“In life and in fitness …”
I start more sentences that way than I care to admit, probably as a result of the four years I spent figuring out how to quit my job, build the team that writes aSweatLife.com and force my way into becoming a subject matter expert on the burgeoning studio fitness scene.
I’ve found - in my research, in building my business, in the classes that I teach - that the way a person handles the stress inflicted on her body in a particularly tough training session, is parallel to how she’ll perform in other intense situations.
And in that sweat you leave on the floor at the gym, there are some pretty big lessons that you can take into business.
Work to failure
In the gym, you get your biggest gains from failing. You work until your body quits and it’s in that moment of perceived weakness that you get stronger. Your body rebuilds and next time you try, it’s capable of more. It’s easy to try to avoid those moments – to avoid failure by only playing in territory that’s familiar and a little less risky.
In business, moments of failure, but more importantly how you deal with that failure, are the times you get stronger and break past your limits.
Set goals and achieve them
There’s that moment three seconds from the end of a set when a trainer starts to count down, shouting “Three, two, one …”
The second she says the word, “three,” half of the class stops what they’re doing because the end is a couple of seconds away. I’d argue that those last three seconds are the most important. There’s a grit in finishing what you started.
Even if it’s just for your own benefit, make it a habit to complete the things you start –unless those things detract from your overall goal.
There’s a difference between choices and chances
Once in a while you get lucky and you make a free throw after a three-year hiatus from the basketball court. That’s chance. When fortune favors you, be ready to pounce.
The rest of the time, realize that it’s up to you to choose the right path, the hard path, the path that will make you stronger. The choices that you make determine what kind of life, what kind of success and what kind of business relationships you’ll have. Lean more heavily on choice than chance.
The everything-hurts-and-I’m-dying feeling isn’t forever
There comes a point in a tough workout at which you think to yourself, “This is terrible and I can’t go on.” But you can and you do. Maybe you have to shake your legs out a little bit (which, by the way, does absolutely nothing) or take a sip of water, but you get back in the game and you finish what you started.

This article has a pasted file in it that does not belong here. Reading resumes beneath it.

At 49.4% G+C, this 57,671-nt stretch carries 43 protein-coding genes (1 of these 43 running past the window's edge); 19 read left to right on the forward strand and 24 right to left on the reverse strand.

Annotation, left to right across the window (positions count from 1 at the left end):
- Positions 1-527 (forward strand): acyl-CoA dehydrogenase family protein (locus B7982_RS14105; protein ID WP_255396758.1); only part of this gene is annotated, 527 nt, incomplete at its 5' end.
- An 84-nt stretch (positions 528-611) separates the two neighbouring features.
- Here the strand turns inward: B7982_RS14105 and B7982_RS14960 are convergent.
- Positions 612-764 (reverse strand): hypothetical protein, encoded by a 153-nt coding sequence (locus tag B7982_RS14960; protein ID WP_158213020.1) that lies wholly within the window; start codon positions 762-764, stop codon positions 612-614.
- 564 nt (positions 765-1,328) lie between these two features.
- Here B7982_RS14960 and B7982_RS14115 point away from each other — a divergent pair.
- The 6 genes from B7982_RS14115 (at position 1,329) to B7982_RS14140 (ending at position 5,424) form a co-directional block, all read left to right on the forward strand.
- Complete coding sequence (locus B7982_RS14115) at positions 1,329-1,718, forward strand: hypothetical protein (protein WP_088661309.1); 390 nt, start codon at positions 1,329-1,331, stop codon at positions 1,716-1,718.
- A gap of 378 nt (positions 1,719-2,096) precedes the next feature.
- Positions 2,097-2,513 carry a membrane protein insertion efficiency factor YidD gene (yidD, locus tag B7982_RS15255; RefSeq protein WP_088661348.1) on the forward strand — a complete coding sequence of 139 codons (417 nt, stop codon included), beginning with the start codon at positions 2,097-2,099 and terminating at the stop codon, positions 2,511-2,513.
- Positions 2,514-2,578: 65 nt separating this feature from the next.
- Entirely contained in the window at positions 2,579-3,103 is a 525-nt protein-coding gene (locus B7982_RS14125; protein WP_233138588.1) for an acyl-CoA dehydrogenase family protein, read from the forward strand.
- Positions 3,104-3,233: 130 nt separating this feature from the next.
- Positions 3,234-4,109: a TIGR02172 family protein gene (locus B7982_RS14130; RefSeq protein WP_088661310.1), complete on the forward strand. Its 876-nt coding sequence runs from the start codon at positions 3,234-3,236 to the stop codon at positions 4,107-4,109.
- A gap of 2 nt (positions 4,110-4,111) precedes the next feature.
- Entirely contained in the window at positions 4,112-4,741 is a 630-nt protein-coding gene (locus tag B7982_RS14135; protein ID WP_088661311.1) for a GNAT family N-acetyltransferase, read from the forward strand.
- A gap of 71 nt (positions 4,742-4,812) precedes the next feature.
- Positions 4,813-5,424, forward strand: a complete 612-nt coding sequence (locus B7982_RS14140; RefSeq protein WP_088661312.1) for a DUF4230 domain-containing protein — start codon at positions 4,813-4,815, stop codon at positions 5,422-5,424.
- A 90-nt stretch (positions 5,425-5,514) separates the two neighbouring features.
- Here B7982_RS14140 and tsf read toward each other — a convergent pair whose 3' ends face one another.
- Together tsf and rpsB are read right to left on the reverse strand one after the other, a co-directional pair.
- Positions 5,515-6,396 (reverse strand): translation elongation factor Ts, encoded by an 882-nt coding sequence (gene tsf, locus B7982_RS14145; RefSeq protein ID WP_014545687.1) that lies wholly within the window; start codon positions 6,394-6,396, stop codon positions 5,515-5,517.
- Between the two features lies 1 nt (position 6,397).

The thing known as the trough of sorrow in a startup is very real, but there are also tough projects, budget shortfalls and other stressful business events that feel like they’re going to last forever. Hang onto why you started and be resilient enough to make it through those times.
Everything is better with friends
There’s a reason why group fitness has exploded in popularity over the past four years. Human beings crave connection and community. Even if you talk to no one in your hour-long workout, the energy of the group around you is going to push you to try harder without even realizing it.
When I started aSweatLife.com, I wanted to share the group fitness classes that I loved, but it ended up being a lonely pursuit. I was spending hours working by myself, talking to readers I’d never met.
When I finally accepted help, built a team, nurtured partnerships and started to actively pursue real-life community, things got exponentially more fun.
In life and in fitness, it’s not going to be easy, but if you’ve made the right choices and surround yourself with the right team, you’ll end up solving the kind of problems that make you jump out of bed each morning.
Photo Credit: afewgoodclicks.com
In 2016, Renee Wang sold her home in Bejing for $500,000 to fund her company, CastBox. Two months later, she landed her first investment. Just a half hour after hearing her pitch, she was offered one million dollars. By mid-2017, CastBox raised a total of $16 million in funding. CastBox's user numbers at that point? Seven million. Fast forward to today. Renee Wang of CastBox announces a $13.5 million Series B round of financing, bringing her funding total to a tidy $29 million. CastBox is now serving more than 15 million users.